In his letters, Paul often sends greetings and personal instructions to Timothy and other leaders of the congregations he planted around the Mediterranean. These instructions are usually straight-forward and easily applicable to all Christians. But sometimes, too, Paul writes things that context shows to have been meant for the particular people to whom he is writing. This, of course, doesn't lessen the authority of Scripture or change the fact that ultimately the Bible "has God for its Author; salvation for its end; and Truth, without any mixture of error, for its matter."
Paul is saying that, in his ministry to the people that he is referring to in this letter to Timothy, he doesn't want
women to wear the things he discusses. Read in the light of particular application instead of universal application, this portion of Scripture is easy to understand: many of the people in the churches Paul planted were doing their best to follow Christ, but their immaturity in the faith led them to make poor choices. They would flaunt their riches while other members of their congregations suffered or hungered.
Paul is telling Timothy that at least in Paul's ministry, he's found it best to keep a close rein on these excesses. But the obvious construction of the Scripture here shows that Paul does not mean for this admonition to be applied universally.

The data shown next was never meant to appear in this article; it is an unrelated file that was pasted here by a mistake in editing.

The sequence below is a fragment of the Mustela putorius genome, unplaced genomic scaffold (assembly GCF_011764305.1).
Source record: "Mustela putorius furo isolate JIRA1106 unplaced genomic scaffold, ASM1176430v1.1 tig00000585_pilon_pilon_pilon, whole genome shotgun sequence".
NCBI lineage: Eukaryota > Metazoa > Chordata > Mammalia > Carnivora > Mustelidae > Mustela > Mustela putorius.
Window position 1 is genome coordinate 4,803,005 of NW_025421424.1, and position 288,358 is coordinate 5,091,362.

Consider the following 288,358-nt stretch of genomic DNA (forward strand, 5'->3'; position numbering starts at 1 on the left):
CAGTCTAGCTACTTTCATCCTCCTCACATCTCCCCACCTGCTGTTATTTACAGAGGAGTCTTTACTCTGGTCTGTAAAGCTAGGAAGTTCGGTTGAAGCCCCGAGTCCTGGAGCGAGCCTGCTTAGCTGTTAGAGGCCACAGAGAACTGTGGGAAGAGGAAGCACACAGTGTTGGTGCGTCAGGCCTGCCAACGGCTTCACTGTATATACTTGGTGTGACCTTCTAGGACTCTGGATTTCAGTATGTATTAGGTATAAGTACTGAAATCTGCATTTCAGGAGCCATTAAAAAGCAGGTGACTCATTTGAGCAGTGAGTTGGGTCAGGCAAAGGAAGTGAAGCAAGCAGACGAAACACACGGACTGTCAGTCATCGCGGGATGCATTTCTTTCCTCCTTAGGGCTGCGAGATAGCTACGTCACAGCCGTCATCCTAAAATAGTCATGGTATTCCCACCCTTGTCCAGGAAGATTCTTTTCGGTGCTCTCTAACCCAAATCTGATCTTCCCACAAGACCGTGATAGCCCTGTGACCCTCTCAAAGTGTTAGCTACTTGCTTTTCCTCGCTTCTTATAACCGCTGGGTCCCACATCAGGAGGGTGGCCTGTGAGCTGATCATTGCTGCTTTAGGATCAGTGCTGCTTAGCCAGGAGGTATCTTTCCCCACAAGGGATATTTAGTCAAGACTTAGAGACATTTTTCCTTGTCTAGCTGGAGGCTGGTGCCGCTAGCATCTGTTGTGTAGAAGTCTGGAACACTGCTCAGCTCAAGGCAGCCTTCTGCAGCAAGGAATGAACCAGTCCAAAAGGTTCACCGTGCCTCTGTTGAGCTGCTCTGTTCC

The same idea goes for verses 11-12. Paul wants women around him to behave in a certain way, but this is not necessarily true for all women. For example, Dorcas and Prisca (see Acts) are both very prominent women who seem to lead congregations in Luke's account of the Acts.
Finishing up my interpretative task: verses 13-14 explain how Eve fell first (of course, Adam was an idiot, too, even if he fell second: no one said he had
to take the fruit from Eve). The seemingly explosive verse 15 is actually a prophecy of Christ: Eve helped to set up her own salvation through childbirth, because if she had not had children, eventually her daughter Mary would not have been able to have been the mother of Jesus.
So, here's my rant: we took this text and looked closely at it in my class, and half the men in the room proceeded to weep, wail, whine, and gnash teeth! They seemed to be apologizing for being male. It was ridiculous. One even said, "As a white, Protestant Male, I find that I must constantly make up for my identity by striving to acheive justice for women."
Now I'm in favor of justice for women (see my post on Rape and know that I think it's ridiculous that a woman is paid $0.75 for something a man gets a $1 for), but this was silly.
Silly, but not surprising.